Saturday, December 29, 2007

For Auld Lang Syne

New Year's means two things to me (movie-wise). The Marx Bros. and Ginger Rogers in Bachelor Mother (1939).

The ritual of watching The Marx Bros. movies around New Years started a couple of years ago with a Marx Bros. marathon on TCM (I'm convinced TCM is less a channel and more a lifestyle). I had so much fun, counting down the hours to a brand New Year, by watching the hilarious antics of Groucho, Harpo and Chico (sometimes Zeppo). Duck Soup (1933), A Day at the Races (1937), Horse Feathers (1932), just to name a few. All of the films made during Thalberg's lifetime of course. Irving Thalberg was a big supporter of the Marx Bros, and films made after Thalberg's death in 1936, lack the luster of the great originals.

I have yet to see the Holy Grail of the Marx Bros. movies, A Night at the Opera (1935), and saved that for this New Years. Fingers-crossed, I'll get to watch that in a real-life theatre, on a big screen on New Year's day. What better way to ring in the New Year with the hilarious romps of those silly brothers!

Bachelor Mother (1939) is a personal pleasure of mine. Ginger Rogers plays a young, independent women who loses her job at the toy deparment of a major department store. She stumbles upon an old lady leaving a baby on the steps of a foundling home, only to be confused later as the mother of the baby. She cannot convince anyone that the baby is not hers, especially David Niven, who plays one of the head of the department store, who gives her, her job back and consquently falls for her and the baby.

Its a wonderful movie. There is one particular scene when Niven asks Rogers out for New Years (as a last minute option) and she hasn't a thing to wear. He gets a brand new dress, scarf, shoes, stockings and even a mink coat from the store for her. They go out to a fancy dinner and she pretends to be Swedish so she won't have to talk to his society friends. He can't get a moment with her because all of his friends whisk her away to the dance floor. He finally wrangles her out of the restaurant they go out to Times Square to ring in the New Year. They get lost in the chaotic arms only to find each other at the moment the clock strucks midnight and they kiss. It's just a wonderful wonderful part of a spectacular movie. It epitomizes New Years. Going out, living it up and having a ball so that you can start a new year afresh!

Happy New Years to you and yours!

Thursday, December 27, 2007

The Ultimate Story: The Student Prince in Old Heidelberg (1928)

Imagine a young prince, very young, still fresh with youthful ideals and not yet tainted by the burden of royal duty. Then comes a long a beautiful young girl, a commoner only in status, but marvellous in all other respects. The young prince meets the young girl and they fall in love. All seems right until the royal burden puts a damper on their romance. They have arrived at a crossroads in their romance and their fate depends upon the prince making a major decision about his future.

This story has appeared in the history of mythology, literature and film in many forms and variations (Cinderella anyone?). Personally, I have very little information about its history, but I feel that I've come across it so many times that I have a somewhat good understanding of it. I didn't make much of this story until I read about The Student Prince in Old Heidelberg (1928) and after much waiting, got the chance to watch it when TCM aired it a couple of months ago. Norma Shearer plays Kathi, a maid at a beergarten who falls for the young prince Karl Heinrich, played by the very handsome Ramon Novarro, who happens to be lodging at the beergarten as a temporary escape from the palace. When the king dies, and young prince Karl takes over the throne, he has a very important decision to make. Whether to follow his heart and marry young Kathi or to honor his father's memory by fulfilling his royal obligations and marrying Princess Raquel (yes, Raquel, I did a double-take when I saw her name written on the marriage contract!).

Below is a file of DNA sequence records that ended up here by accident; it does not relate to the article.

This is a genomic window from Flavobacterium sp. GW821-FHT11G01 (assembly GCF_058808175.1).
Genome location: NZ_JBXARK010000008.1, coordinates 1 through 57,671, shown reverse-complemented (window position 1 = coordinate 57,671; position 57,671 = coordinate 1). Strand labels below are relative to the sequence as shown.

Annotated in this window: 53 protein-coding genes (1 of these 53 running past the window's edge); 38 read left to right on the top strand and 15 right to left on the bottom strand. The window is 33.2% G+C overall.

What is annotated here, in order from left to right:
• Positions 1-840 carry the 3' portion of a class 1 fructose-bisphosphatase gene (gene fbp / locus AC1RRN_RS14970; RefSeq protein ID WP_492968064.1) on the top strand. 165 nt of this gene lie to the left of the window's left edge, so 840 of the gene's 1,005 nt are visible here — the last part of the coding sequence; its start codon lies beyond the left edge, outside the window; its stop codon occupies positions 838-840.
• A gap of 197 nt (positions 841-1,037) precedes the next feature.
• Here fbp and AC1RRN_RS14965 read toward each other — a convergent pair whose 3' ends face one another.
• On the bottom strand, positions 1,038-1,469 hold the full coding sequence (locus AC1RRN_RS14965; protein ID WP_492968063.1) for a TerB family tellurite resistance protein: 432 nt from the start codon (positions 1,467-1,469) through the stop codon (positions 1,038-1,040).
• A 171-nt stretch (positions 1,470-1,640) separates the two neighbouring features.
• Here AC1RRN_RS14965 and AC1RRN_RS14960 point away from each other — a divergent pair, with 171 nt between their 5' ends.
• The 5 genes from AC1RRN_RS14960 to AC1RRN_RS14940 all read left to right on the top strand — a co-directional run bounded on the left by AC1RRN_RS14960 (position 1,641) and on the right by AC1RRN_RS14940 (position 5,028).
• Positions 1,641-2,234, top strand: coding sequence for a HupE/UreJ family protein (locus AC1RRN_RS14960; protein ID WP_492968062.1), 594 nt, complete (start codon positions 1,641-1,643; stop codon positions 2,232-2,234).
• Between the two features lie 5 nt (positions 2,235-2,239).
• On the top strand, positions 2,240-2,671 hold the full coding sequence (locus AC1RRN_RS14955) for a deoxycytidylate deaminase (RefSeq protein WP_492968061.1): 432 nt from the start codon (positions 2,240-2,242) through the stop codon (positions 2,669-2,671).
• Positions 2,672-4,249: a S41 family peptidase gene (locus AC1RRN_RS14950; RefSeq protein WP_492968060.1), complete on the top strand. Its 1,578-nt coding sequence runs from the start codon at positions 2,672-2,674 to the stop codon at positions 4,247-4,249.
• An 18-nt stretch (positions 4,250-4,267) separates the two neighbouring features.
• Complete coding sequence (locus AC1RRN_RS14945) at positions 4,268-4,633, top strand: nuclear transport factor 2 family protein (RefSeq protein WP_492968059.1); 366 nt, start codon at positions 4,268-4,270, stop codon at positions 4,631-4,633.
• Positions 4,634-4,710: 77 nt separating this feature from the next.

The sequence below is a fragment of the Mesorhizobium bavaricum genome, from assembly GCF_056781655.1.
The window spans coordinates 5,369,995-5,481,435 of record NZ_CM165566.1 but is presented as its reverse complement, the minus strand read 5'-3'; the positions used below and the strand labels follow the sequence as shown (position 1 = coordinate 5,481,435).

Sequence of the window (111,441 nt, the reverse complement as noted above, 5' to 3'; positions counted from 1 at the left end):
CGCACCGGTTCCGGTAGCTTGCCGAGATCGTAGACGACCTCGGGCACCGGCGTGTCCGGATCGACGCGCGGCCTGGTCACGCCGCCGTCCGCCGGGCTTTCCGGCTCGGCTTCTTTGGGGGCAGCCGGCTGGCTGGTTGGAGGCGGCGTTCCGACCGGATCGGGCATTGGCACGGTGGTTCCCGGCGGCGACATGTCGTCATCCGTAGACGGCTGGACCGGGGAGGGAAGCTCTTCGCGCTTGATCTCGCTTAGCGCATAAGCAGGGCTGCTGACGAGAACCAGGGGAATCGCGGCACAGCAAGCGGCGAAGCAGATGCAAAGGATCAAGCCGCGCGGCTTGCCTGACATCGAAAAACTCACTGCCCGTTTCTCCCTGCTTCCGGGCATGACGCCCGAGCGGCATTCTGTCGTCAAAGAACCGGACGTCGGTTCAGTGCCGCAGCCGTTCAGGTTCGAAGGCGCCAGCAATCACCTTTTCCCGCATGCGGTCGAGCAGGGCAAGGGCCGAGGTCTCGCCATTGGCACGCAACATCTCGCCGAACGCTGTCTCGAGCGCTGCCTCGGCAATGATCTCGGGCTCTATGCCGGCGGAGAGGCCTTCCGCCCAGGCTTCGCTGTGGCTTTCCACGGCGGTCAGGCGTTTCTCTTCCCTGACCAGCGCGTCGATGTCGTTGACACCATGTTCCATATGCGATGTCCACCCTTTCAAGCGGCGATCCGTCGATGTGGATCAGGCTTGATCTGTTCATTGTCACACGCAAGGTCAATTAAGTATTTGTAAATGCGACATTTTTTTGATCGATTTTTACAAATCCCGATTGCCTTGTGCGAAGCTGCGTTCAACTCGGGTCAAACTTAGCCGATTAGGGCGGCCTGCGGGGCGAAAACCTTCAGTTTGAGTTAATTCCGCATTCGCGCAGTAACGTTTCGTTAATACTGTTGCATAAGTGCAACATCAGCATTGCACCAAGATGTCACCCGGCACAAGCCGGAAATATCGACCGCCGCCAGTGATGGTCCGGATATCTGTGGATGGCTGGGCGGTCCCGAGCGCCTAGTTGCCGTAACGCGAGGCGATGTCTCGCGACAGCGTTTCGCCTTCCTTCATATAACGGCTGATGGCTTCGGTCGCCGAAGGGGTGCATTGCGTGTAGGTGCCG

So I thought about all the other places this story has appeared in film. With its name "The Student Prince in Old Heidelberg" it was released in 1919, 1928 and 1954. The most recent incarnation of this story is Prince & Me (2004) with Julia Stiles. In that variation, the girl doesn't know that the guy she is falling for is in fact a prince. There have been subsequent sequels of that film, sans-Julia Stiles. If you are a Marilyn Monroe fan like I am, you may also recognize the story in The Prince and the Showgirl (1957). Its also appeared as a sub-story with minor characters in other films, such as Black Narcissus (1947). Since monarchy is an ever-dying establishment, today we seek this same story in other types of authority figures. Like the unrealistic romantic scenarios involving single presidents or prime ministers. Take for example, Michael Douglas in The American President (1995) or Hugh Grant as prime minister in Love, Actually (2003).

So why is this story so important? I don't really know. Is it a way for us to sympathize with royalty? Or does its sole purpose serve to give little girls the hope that they one day may become a princess, regardless of their current status? I'm interested enough to keep exploring the mythology of this story in film and in literature, to see how its become our ultimate story.

Wednesday, December 26, 2007

On the Waterfront (1954): Mother and Daughter Reaction

My mother and I watched Elia Kazan's On the Waterfront (1954) recently and I think our reaction to the film, as spoken to each other when the film ended, pretty much sums up our experience.

Mom: "Wow!"

Me: "Wow! Eso fue una buena pelicula!!!" (Wow! That was a great movie!)

Mom: "Raquel! Yo ni me dormi!!!" (Raquel! I didn't even fall asleep!)

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